Since BMIR interfaces with the Black Rock City community so much, significant effort into making our facilities more than just a nondescript Sani-Hut in the desert, and the tower was part of this effort. Yes, BMIR finally got a handsome el-wire sign mounted on the BMIR tower this year, officially making it yet another attractive beacon for late-night playa participants desperately trying to find their way home (once all the less civic-minded among us have stolen the street signs after the burn leaving everyone literally and proverbially stumbling around in the dark to be saved only by the Rangers’ and DPW’s uber-wise action of labeling street stakes with addresses –thanks! — because if you steal one of those stakes you’ve got to be either a real jerk who just wants to screw with people or you have a very strange sense of aesthetics). Excuse the digression. A little pet peeve.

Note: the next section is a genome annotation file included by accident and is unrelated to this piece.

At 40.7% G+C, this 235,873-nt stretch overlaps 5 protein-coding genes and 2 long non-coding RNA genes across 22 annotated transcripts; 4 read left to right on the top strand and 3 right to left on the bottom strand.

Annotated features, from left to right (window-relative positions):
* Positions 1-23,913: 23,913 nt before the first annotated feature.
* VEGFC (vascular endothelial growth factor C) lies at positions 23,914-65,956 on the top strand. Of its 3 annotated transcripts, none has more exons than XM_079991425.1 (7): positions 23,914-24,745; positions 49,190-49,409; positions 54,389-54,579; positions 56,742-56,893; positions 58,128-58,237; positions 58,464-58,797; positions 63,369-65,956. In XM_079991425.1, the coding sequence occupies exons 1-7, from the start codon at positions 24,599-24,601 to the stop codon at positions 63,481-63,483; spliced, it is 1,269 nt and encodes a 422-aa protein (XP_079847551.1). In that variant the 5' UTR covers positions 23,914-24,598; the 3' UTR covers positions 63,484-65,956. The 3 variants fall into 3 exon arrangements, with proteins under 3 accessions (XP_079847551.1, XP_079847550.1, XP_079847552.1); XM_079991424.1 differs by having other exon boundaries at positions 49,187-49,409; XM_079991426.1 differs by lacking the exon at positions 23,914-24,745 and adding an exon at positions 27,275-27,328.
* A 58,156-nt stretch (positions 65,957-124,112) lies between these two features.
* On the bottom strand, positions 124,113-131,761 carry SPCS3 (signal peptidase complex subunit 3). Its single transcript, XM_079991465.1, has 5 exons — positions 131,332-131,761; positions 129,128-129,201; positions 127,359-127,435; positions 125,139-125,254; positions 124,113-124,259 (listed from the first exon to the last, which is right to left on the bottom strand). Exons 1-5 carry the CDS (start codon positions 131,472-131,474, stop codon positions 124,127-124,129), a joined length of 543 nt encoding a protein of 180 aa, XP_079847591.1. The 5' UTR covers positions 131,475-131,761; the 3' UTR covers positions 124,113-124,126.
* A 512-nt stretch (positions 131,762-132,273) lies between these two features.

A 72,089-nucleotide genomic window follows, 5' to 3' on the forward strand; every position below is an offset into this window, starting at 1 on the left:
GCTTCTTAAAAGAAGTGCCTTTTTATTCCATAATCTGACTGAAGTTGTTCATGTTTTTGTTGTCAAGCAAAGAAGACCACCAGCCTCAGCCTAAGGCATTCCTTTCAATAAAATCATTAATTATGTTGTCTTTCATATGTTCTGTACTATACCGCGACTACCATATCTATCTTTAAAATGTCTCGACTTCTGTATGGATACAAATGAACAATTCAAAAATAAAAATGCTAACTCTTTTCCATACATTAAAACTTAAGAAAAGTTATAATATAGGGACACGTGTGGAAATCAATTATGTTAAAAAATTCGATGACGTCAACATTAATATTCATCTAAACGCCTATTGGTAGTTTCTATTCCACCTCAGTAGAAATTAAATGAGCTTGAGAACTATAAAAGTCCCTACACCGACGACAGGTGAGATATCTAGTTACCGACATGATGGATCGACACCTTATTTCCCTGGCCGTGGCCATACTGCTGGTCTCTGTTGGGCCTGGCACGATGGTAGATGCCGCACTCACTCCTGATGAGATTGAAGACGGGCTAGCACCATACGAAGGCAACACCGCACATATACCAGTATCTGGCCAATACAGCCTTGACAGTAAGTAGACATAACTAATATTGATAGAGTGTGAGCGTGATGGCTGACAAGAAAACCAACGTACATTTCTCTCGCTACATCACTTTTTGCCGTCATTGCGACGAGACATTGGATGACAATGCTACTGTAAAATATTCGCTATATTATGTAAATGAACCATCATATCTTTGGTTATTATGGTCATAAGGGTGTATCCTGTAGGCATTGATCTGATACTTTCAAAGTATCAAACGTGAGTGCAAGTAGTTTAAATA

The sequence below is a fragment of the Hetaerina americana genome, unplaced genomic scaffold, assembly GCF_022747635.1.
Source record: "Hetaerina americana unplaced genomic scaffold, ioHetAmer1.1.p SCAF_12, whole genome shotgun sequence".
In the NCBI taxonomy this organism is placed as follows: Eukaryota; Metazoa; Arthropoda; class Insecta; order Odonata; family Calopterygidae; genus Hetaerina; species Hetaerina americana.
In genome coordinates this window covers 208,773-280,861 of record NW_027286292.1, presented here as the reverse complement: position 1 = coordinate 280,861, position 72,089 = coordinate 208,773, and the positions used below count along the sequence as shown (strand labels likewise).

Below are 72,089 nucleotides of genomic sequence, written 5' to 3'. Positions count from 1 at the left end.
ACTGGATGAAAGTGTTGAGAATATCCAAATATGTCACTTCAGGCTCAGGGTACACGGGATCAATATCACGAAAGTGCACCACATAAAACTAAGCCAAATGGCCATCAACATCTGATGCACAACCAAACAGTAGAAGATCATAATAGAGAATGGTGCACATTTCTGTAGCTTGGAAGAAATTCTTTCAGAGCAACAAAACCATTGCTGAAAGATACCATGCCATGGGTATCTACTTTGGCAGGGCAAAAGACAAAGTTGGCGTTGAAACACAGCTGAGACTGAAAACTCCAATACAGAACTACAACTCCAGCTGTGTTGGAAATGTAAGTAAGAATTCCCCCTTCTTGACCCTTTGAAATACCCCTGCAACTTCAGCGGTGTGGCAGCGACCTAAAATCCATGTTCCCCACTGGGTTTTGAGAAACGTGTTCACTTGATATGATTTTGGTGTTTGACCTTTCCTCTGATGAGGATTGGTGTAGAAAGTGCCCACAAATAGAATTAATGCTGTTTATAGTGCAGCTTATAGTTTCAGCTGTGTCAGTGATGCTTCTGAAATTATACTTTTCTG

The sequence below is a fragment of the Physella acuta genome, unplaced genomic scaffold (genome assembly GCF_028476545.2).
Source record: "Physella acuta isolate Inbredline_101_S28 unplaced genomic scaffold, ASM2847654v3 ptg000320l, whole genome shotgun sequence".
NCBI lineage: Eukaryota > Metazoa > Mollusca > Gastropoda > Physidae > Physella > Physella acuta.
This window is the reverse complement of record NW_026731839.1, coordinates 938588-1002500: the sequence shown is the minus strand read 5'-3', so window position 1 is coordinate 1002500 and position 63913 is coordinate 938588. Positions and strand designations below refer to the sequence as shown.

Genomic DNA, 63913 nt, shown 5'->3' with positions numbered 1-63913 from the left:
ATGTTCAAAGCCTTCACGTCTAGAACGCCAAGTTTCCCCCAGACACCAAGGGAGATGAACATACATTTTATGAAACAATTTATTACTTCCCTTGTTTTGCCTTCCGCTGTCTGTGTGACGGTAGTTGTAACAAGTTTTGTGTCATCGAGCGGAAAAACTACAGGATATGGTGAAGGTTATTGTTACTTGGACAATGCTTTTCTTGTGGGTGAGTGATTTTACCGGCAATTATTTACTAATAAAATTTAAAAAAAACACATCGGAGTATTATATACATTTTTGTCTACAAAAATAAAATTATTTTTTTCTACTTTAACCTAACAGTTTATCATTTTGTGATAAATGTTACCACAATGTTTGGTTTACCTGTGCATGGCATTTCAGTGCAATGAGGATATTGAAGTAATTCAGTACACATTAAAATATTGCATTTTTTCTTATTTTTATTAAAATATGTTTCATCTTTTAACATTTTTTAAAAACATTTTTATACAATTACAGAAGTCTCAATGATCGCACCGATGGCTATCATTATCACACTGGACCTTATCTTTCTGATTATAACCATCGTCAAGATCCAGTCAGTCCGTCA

As has been the case for years, we continued to hold “official” drop-in hours from noon to 4pm each day so that participants could record announcements for radio play throughout the week; hundreds of citizens came by to announce their camp’s events, send a shout out for that desperately needed item or service, or lay down a PSA. As usual, we also received numerous PSAs and theme camp announcements from various camps before the event, either on CD or through emailed MP3s. Thank you for your participation, and course BMIR will do the same this year (and yes, it does make our lives a little easier if you submit your spots in advance, though we’ll never turn anyone away at the door, of course).